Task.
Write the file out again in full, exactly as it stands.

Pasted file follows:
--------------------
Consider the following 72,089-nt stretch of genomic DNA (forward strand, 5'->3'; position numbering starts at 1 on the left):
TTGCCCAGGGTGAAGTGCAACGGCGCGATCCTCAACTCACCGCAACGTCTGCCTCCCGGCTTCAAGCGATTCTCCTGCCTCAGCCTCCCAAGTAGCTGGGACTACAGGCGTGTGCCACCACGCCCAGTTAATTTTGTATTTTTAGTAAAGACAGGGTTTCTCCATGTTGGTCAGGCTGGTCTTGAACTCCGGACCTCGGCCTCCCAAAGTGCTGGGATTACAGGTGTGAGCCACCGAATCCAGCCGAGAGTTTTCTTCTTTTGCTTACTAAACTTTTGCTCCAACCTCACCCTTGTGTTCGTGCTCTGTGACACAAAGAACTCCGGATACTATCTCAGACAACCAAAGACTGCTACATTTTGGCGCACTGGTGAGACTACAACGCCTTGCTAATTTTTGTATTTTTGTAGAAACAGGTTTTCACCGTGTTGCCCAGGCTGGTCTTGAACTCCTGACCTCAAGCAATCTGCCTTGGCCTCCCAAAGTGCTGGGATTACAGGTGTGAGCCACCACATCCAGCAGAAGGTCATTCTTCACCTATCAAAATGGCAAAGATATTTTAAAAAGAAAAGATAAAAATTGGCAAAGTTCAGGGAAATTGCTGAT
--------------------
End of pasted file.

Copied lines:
Consider the following 72,089-nt stretch of genomic DNA (forward strand, 5'->3'; position numbering starts at 1 on the left):
TTGCCCAGGGTGAAGTGCAACGGCGCGATCCTCAACTCACCGCAACGTCTGCCTCCCGGCTTCAAGCGATTCTCCTGCCTCAGCCTCCCAAGTAGCTGGGACTACAGGCGTGTGCCACCACGCCCAGTTAATTTTGTATTTTTAGTAAAGACAGGGTTTCTCCATGTTGGTCAGGCTGGTCTTGAACTCCGGACCTCGGCCTCCCAAAGTGCTGGGATTACAGGTGTGAGCCACCGAATCCAGCCGAGAGTTTTCTTCTTTTGCTTACTAAACTTTTGCTCCAACCTCACCCTTGTGTTCGTGCTCTGTGACACAAAGAACTCCGGATACTATCTCAGACAACCAAAGACTGCTACATTTTGGCGCACTGGTGAGACTACAACGCCTTGCTAATTTTTGTATTTTTGTAGAAACAGGTTTTCACCGTGTTGCCCAGGCTGGTCTTGAACTCCTGACCTCAAGCAATCTGCCTTGGCCTCCCAAAGTGCTGGGATTACAGGTGTGAGCCACCACATCCAGCAGAAGGTCATTCTTCACCTATCAAAATGGCAAAGATATTTTAAAAAGAAAAGATAAAAATTGGCAAAGTTCAGGGAAATTGCTGAT